Dreamcatcher

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Even if Stephen King hadn’t written an episode of “The X-Files,” we’d know he was a fan by reading “Dreamcatcher,” his 2001 novel that demonstrates the truth is out there, and it is yucky.

The story has mind-reading, fast-moving viruses, government conspiracies, alien invasions and a mystical kid with strange abilities. As told in the frigid new film version, it bears even more similarities to the exploits of Mulder and Scully, blending humor and horror — often in the same scene — and using a deftly portrayed camaraderie among friends to bring the action home.

We are quickly introduced to a foursome of childhood friends now grown up and living in Maine. Henry (Thomas Jane) is a suicidal psychiatrist; Jonesy (Damian Lewis) is a kind-hearted history professor; Pete (Timothy Olyphant) is a car salesman having bad luck with women; Beaver (Jason Lee) drinks, I guess. (The introductory scenes show the other guys at their jobs; Beaver’s shows him at a bar.)

All four have psychic abilities, connecting them to each other and to the rest of the world. In flashback, we learn of “Duddits,” a semi-retarded boy they encountered in their youth who gave them these powers — powers they have yet to fully understand or master the use of.

These talents come into play, sort of, when the psychic friends take their annual retreat to Hole in the Wall, a hunting shack in a remote corner of the woods. A hunter enters their midst, stricken with a strange virus that manifests itself in explosive gas emissions, and later in even more disgusting ways. Soon they are in the middle of a full-blown military operation led by Col. Curtis (Morgan Freeman), who has been pursuing — and encountering — extra-terrestrials far too long to still be considered sane.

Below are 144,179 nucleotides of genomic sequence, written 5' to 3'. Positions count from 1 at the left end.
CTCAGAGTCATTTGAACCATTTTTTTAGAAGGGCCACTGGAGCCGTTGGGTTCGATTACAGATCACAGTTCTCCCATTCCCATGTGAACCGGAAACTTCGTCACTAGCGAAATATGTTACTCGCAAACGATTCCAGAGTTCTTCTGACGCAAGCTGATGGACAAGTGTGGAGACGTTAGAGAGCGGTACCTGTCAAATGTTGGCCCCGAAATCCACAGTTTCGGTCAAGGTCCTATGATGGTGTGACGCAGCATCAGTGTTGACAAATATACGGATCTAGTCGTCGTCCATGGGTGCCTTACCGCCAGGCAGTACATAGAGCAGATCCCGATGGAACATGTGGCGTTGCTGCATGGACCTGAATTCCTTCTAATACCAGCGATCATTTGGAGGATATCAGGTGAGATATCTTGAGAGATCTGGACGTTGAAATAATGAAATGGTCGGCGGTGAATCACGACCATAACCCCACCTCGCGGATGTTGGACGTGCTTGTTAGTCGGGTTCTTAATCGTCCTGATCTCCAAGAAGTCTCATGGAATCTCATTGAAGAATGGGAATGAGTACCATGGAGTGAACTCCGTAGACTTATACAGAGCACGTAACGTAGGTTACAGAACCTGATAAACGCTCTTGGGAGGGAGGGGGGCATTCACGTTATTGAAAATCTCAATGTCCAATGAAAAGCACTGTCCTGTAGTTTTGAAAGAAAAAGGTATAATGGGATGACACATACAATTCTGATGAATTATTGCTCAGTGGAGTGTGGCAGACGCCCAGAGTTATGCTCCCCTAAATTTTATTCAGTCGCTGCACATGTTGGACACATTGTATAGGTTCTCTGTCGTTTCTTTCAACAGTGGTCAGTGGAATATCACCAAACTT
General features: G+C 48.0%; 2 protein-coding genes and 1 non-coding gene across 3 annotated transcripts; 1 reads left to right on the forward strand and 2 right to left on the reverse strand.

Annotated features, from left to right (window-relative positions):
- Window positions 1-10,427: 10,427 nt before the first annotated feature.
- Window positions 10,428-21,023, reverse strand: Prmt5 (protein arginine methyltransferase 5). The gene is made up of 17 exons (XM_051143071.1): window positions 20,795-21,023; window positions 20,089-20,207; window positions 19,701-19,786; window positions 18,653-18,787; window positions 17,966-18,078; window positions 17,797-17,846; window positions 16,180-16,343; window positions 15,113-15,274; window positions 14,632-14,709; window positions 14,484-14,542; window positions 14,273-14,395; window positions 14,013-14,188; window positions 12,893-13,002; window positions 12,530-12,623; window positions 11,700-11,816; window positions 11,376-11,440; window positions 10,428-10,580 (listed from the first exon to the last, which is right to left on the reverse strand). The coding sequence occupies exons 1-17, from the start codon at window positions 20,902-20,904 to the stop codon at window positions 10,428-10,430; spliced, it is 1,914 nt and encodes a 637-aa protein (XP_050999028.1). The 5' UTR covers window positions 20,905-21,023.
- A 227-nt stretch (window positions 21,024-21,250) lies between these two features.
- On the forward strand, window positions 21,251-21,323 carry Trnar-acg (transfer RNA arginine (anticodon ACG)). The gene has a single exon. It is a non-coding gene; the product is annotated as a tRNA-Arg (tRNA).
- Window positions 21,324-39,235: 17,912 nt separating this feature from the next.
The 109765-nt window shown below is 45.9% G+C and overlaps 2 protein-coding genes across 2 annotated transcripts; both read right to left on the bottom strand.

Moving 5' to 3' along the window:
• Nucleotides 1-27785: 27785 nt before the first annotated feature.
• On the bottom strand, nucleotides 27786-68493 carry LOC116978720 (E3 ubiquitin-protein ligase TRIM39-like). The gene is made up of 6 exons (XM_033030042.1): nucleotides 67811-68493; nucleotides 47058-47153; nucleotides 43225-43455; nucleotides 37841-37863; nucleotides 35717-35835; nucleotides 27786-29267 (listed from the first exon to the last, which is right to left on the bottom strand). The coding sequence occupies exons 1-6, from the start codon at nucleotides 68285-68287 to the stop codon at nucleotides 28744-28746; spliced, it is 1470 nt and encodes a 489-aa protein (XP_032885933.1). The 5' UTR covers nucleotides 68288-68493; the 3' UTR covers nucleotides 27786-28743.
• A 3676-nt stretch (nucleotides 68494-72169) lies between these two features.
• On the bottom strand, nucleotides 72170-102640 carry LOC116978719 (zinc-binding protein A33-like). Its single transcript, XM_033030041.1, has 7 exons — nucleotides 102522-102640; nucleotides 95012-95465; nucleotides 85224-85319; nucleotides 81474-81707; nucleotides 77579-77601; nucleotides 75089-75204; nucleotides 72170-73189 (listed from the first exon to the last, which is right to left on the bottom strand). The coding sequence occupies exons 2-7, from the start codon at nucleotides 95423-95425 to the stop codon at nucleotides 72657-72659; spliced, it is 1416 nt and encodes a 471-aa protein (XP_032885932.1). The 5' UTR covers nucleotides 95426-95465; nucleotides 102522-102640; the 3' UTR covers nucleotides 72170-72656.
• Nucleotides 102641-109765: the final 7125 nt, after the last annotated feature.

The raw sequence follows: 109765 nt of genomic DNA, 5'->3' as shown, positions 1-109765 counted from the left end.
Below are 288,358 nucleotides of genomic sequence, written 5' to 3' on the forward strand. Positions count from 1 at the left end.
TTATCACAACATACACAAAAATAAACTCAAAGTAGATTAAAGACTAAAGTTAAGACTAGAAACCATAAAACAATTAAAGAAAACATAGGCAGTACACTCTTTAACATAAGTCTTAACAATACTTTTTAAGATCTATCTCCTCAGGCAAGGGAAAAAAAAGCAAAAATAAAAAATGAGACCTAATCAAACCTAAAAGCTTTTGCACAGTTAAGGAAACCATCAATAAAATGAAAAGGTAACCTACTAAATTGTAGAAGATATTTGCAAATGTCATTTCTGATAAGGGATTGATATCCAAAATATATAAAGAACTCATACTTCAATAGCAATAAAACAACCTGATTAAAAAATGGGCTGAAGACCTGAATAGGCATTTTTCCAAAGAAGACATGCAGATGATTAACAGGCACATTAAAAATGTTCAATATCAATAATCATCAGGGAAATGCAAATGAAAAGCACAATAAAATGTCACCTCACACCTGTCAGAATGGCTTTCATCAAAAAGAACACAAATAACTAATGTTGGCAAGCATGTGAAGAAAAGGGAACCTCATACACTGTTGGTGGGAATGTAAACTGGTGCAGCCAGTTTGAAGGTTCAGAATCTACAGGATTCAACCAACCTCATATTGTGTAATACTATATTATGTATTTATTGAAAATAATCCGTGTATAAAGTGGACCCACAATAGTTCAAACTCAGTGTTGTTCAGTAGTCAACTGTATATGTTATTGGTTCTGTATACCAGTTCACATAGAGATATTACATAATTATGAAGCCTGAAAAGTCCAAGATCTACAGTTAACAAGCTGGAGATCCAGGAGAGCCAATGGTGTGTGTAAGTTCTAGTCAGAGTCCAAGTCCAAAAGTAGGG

There is, at one point, a monster trapped in a toilet. How did it get in the toilet? Well, it hatched inside a person and then, um, came out. This is not a film for the squeamish, nor for those whose knack for suspension of disbelief is poorly developed. The climax, in particular, is surreal and strange. Either you go with it or you don’t; I did.

Damian Lewis’ performance as Jonesy is noteworthy for his creepy, Gollum-like arguments with himself after being possessed by an alien being.

Director Lawrence Kasdan (“The Big Chill”) employs a quiet, matter-of-fact tone for most of the film, allowing the silent, frozen landscape to convey all the foreboding we need. If there is lacking, it’s in William Goldman’s screenplay adaptation, which mentions Henry’s thoughts of suicide exactly once, and lets a few other things slide away, too.

But in all, it’s an appealing collage of sci-fi and horror elements. It has moments of high suspense, but mostly, it has moments of curiousity, telling a strange story primarily just for the fun of it.

B (2 hrs., 15 min.; R, a lot of harsh profanity, some brief graphic sexual dialogue, a lot of blood and violence.)

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